The ‘proof of insurance’ part can be tricky, because about two-thirds of states will suspend a license upon citation of a DUI – not even a conviction. And they will require your insurance company to file a form called an SR22 with the DMV. (In Florida and Virginia, it’s an FR44, which requires you to carry more liability insurance to get your license reinstated). In either case, the insurance company filing that form verifies to the DMV that you have insurance in force, and confirms that they will inform the DMV if your insurance lapses for any reason.

If your license has been suspended pending an SR22, or you believe such a suspension is imminent, call us immediately at (855) 438-7353, so we can help you get SR 22 insurance in place and get your license back as soon as possible so you can drive again. specializes in providing affordable car insurance and special solutions to people with a DUI arrest, conviction, or other negative marks on their record.

Unlike most insurance agents that don’t specialize in this market, our agents understand the system, and are specially trained in SR22 and license reinstatement procedures in states all across the country. We have also invested the technology to file SR22 documents, waiver packets, and release forms electronically. Which can save days of administrative processing time at the DMV.


Before You Go to the Lot

If your license is suspended, the impound lot may require another licensed driver show up with you.

Before you go out there, call the impound lot operators, and have them:

A.) verify that your car is there.

B.) tell you exactly what documents you need to have with you to pick up your car.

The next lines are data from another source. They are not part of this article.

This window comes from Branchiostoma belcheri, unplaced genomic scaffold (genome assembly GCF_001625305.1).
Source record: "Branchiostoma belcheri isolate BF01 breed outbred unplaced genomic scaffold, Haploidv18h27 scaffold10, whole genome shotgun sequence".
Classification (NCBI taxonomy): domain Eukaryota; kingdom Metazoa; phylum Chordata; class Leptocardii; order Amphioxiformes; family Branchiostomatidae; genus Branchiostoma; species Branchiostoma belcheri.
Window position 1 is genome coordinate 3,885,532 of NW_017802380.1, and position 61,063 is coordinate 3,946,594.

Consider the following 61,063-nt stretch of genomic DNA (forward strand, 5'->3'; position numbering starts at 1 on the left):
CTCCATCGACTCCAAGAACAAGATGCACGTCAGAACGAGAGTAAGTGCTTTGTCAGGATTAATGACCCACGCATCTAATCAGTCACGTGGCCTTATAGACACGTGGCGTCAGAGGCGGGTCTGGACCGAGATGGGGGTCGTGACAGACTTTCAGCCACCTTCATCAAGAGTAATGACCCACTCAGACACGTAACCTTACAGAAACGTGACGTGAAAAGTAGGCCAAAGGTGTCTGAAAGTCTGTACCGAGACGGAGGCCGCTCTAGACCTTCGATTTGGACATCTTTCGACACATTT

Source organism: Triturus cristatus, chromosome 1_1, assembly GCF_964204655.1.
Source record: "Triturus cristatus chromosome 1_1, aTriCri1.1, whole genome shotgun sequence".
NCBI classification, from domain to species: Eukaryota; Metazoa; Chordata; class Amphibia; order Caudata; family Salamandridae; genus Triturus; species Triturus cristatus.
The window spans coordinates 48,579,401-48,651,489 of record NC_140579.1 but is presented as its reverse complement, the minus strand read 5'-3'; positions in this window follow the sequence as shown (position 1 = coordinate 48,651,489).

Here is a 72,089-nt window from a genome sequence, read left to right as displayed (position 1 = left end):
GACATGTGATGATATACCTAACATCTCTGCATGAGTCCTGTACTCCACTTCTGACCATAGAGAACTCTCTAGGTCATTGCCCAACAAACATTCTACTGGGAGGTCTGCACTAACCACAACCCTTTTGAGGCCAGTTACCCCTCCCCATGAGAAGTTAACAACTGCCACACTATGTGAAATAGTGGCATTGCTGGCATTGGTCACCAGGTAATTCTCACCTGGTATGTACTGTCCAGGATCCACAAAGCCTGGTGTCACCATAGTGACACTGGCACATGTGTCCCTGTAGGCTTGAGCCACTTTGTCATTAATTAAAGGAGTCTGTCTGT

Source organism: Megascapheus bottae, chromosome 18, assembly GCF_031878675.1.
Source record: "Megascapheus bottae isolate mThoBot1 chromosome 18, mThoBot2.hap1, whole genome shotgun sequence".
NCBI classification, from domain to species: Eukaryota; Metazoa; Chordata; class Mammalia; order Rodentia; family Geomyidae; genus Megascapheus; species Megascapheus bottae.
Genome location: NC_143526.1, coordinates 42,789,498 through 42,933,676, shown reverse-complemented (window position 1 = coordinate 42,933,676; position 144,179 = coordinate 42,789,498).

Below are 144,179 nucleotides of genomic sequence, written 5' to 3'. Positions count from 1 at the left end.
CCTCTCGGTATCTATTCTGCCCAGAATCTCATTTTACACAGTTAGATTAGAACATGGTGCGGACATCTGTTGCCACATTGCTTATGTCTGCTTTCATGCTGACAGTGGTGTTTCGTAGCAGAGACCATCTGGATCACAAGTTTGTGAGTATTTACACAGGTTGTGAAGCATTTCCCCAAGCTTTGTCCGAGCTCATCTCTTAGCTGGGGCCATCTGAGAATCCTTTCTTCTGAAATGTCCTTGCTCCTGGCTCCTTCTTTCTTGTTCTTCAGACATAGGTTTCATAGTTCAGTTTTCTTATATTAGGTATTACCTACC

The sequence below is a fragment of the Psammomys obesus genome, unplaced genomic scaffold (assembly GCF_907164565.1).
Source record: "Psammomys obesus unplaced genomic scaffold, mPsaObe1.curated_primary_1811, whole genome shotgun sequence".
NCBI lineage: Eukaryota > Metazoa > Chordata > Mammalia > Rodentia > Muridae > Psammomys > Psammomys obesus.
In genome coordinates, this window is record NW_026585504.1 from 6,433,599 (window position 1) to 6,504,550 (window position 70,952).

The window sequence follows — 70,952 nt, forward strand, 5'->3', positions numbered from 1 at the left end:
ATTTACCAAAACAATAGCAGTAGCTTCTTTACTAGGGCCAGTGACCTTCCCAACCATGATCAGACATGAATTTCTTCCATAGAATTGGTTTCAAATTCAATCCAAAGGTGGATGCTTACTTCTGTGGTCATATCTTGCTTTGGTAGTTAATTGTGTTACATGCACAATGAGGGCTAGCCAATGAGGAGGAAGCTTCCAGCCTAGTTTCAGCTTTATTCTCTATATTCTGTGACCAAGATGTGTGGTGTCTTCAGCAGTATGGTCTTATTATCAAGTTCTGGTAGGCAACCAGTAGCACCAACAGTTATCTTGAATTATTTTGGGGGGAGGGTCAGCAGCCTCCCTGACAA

C.) tell you exactly what fees and charges you have to pay to pick your car up today.

D.) tell you exactly where you need to go to show the paperwork. Sometimes the office (or trailer) is in a different location than the lot your car is on.

E.) Tell you what forms of payment they take. Sometimes they take credit or debt cards. Sometimes you’ll have to bring a money order. So you might have to visit Walmart, the Post Office, or a grocery store or check cashing store to pick one up on the way to the lot. Sometimes they have an ATM machine on site. Which may or may not be stocked with cash. And might not give change.

Then be sure to follow their instructions to the letter. Get the information in writing, from their own website, if you can. Remember: They get paid by the day. Any obstacles they can throw your way to delay the process, and force you to come back tomorrow means they get paid another day’s worth of impound fees. It’s their business model. And they’re good at it.

And bring your keys.

It’s amazing how many people get flustered or forget them, or assume they are with the car. (Normally the police will inventory your keys along with other items at the time of your arrest, and return them to you on release. So just be sure once your car is released to you, you can start it up and drive away.

Picking Up Your Car

Bring a camera or cell phone with you. Always do a thorough walk around when picking up your car. Check for damage, and for missing items. Tow lots occasionally damage cars. And in some few cases, they sell parts. Or other people in the yard for whatever reason occasional steal hubcaps, rims, and other accessories. Especially if there is an active aftermarket for these parts.

If you don’t identify issues now, it’s much more difficult to bring a claim later.

Other tips:

1. Be friendly and cooperative with impound lot staff. They’re usually jerks, so it’ll be the last thing they expect. It’ll keep them off balance. Besides. They’re human, too. Most of them, anyway.

2. Don’t lose your temper. You’re probably the eighth person since lunch to do it. Rather than deal with you, they’re likely to just close their window in your face, call the police, and have you trespassed off the property.

Now you have another layer of problems getting your car back.

Questions? Issues? Need SR22 car insurance? Need ANY kind of car insurance?

Give me, Mr. Insurance, a call today! I or one of my capable DUI insurance specialist minions will be happy to talk through your situation, evaluate your options, and make sure you have the best insurance protection available at the most economical price.

See you on the road!

Steve “Mr. Insurance” Ludwig
CEO, Select Insurance Group